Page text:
A decade later, Man United still toils in Ferguson's shadow

AP

Nine years, five permanent managers, $1 billion spent on players and zero Premier League titles.

That adds up to a whole lot of bad decisions made by Manchester United as England’s grandest club approaches a decade since the retirement of its greatest manager, Alex Ferguson.

And the big concern heading into the new season? United appears to be further away than ever from reclaiming its status as the top team in England.

Just look at last season. United finished 35 points behind champion Manchester City in the Premier League, and 34 points behind Liverpool, to cap a campaign when it had as many managers — three — as matches in the two domestic cups.

Off the field, there was rising anger and resentment at the ownership of the Glazer family, leading to end-of-season protests at matches.

On it, there was the growing realization for Cristiano Ronaldo and Paul Pogba — United's two biggest names and marketable assets — that this was not the team which would be winning trophies and competing at the summit of the European game.

Pogba has run down his contract and left United for a second time to join Juventus. The latest news on Ronaldo is that he wants to leave to play for a team in the Champions League, but there are currently no takers.

There was always likely to be a comedown following the departure in 2013 of Ferguson, British soccer's greatest ever manager. After all, he won 49 trophies in his coaching career, comfortably more than any other European manager, and had that knack of getting the best out of players with his man-management skills and constantly renewing the United team every few seasons.

But few could have predicted how bad it would get for a club which, according to Forbes this year, is the third richest in world soccer and valued at $4.6 billion.

There have been only three major trophies in the post-Ferguson era, and even those have been cup competitions — the FA Cup in 2016 and the League Cup and Europa League in 2017.

The rise of Abu Dhabi-backed Manchester City, which has won 12 of the 27 domestic trophies since 2013, and the presence of two other major rivals in Chelsea — fueled by the wealth of Russian oligarch Roman Abramovich until this year — and more recently Liverpool, the epitome of a well-run modern-day club, brought about the sudden end to United’s dominance.

But United has to look at itself, too, and the way the club has been run in both the boardroom and on the field.

With no long-term strategy or sporting director in place, the club has flipped between managers with different styles of play — from the direct approach of David Moyes (2013-14), to the possession-based play of Louis van Gaal (2014-16), to Jose Mourinho’s approach based on power and pragmatism (2016-18), and then to the counterattacking style of Ole Gunnar Solskjaer (2018-21).

That lack of continuity has been highlighted in United’s recruitment, with each manager wanting to bring in different players to suit their style of play. Even from Mourinho to Solskjaer, there was a major cultural shift, from bringing in established, high-profile stars like Pogba, Zlatan Ibrahimovic and Alexis Sanchez to a strategy of signing young British players like Daniel James and Aaron Wan-Bissaka.

Is it any surprise that transfer expenditure has risen so high, to the current figure of around $1.5 billion since 2013? City’s net spend isn’t too different to United’s, but the blue half of Manchester has the trophies to show for it.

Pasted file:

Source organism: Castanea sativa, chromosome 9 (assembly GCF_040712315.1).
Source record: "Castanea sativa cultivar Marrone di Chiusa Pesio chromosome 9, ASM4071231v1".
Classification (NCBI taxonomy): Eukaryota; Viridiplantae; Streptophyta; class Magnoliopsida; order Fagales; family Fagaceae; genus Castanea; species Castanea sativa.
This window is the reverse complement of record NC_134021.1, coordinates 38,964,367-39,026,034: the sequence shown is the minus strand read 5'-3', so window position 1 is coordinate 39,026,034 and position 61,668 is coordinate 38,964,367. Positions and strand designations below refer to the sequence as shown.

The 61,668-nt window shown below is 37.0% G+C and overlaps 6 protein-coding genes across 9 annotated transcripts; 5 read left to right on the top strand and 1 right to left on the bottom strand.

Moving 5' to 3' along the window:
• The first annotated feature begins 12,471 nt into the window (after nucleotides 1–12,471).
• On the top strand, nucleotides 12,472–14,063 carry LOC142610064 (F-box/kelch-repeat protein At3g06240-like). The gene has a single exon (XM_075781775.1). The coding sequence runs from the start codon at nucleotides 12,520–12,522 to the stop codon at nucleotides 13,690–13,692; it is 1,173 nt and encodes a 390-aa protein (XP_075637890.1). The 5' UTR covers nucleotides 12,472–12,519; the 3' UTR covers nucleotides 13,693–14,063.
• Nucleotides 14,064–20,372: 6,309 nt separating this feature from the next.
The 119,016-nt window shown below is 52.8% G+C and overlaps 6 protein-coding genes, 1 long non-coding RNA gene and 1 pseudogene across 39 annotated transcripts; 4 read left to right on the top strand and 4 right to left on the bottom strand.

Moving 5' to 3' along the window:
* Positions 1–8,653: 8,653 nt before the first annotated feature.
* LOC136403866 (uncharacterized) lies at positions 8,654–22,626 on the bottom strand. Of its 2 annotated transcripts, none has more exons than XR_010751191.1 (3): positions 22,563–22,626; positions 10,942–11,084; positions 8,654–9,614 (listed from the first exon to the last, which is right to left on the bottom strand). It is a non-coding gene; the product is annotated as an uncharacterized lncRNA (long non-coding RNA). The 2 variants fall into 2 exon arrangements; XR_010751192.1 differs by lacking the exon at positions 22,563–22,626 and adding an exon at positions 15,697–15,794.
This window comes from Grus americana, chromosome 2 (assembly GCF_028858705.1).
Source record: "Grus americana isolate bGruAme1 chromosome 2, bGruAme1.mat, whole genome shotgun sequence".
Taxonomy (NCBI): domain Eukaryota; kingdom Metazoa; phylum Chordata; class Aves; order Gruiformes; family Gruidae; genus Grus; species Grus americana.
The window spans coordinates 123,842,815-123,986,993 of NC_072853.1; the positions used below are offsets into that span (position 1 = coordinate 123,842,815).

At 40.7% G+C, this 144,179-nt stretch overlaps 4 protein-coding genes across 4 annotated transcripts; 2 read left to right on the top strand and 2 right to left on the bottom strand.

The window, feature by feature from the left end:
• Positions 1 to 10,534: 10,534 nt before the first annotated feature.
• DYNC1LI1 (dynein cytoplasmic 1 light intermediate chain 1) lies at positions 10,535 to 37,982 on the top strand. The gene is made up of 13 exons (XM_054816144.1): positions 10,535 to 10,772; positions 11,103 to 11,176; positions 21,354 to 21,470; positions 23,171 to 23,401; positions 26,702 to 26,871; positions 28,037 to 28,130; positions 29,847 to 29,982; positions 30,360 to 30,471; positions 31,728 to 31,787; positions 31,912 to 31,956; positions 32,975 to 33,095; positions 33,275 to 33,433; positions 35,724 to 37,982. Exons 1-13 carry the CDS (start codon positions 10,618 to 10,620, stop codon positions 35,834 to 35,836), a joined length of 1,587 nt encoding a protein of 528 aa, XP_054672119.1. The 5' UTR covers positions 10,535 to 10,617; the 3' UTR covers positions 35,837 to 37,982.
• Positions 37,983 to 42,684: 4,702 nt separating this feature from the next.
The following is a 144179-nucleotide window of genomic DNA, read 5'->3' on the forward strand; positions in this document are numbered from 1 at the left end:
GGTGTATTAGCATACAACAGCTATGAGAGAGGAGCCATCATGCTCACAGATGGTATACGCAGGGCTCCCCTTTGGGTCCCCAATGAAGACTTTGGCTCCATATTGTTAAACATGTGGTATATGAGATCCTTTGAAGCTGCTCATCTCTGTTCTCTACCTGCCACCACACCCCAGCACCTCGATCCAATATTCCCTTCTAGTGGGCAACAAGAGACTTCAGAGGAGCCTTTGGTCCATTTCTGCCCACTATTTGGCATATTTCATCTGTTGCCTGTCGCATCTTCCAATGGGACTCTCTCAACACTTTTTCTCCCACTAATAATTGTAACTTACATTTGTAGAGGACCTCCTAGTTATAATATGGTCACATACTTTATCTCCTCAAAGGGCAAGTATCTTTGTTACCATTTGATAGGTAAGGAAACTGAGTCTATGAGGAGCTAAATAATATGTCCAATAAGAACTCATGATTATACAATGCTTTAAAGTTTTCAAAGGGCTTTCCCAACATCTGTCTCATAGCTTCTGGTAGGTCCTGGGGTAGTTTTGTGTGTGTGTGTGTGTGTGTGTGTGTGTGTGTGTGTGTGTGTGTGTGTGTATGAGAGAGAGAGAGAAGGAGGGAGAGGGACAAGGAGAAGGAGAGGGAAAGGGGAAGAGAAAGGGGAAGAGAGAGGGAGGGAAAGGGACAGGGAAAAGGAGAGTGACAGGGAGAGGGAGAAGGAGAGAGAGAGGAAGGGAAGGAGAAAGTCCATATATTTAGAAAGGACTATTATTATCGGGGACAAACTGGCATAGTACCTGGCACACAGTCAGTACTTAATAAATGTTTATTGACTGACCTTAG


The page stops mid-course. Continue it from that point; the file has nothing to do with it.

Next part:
Throughout it all, United executives continue to boast about things like the number of likes or interactions the club gets on its social media accounts, seemingly oblivious to how that sounds to fans who are getting increasingly disillusioned by performances on the field.

So, will anything change under the latest manager, Erik ten Hag? In the short term, not likely.

United is no longer the English team for whom top players aspire to sign, especially when it is not in the Champions League. The offseason has been something of a grind in terms of the transfer market — witness the failure to sign Frenkie de Jong from Barcelona after drawn-out negotiations and United getting beaten to the signature of Benfica striker Darwin Nunez by Liverpool — and Ten Hag, a Dutchman, has resorted to going for players he knows, or knew, from his time as a coach and player in the Dutch league.

Left back Tyrell Malacia has arrived from Feyenoord, center back Lisandro Martinez has joined from Ajax, and former Ajax playmaker Christian Eriksen has come on a free transfer. United is heavily linked with a move for Brazil forward Antony, also from Ajax.

Having identified Ten Hag as the coach to take United forward, the club needs to back him and trust him. Ideally, United will adopt a set way of playing — some sort of identity, DNA — and stick to that even if the manager is changed. That is what City has done to great effect.

It can only be a positive that a designated football director (John Murtough) and technical director (former United midfielder Darren Fletcher) have been recently installed. That should lead to a more coordinated approach to squad development.

Shrewder activity in the transfer market is required, too, rather than the scattergun approach of recent years. Were Alexis and Fred signed just to thwart City, which was also interested in those players? Was signing Ronaldo the best long-term play, despite all of his goals last season? Are United's network of scouts finding the best players?

Realistically, while Jurgen Klopp is manager of Liverpool and Pep Guardiola is manager of City, there's little hope of United winning a record-extending 21st English league title.

Hard as it may be, United would be better off building the foundations of a sustained revival in the coming years and stop simply chasing short-term gain.

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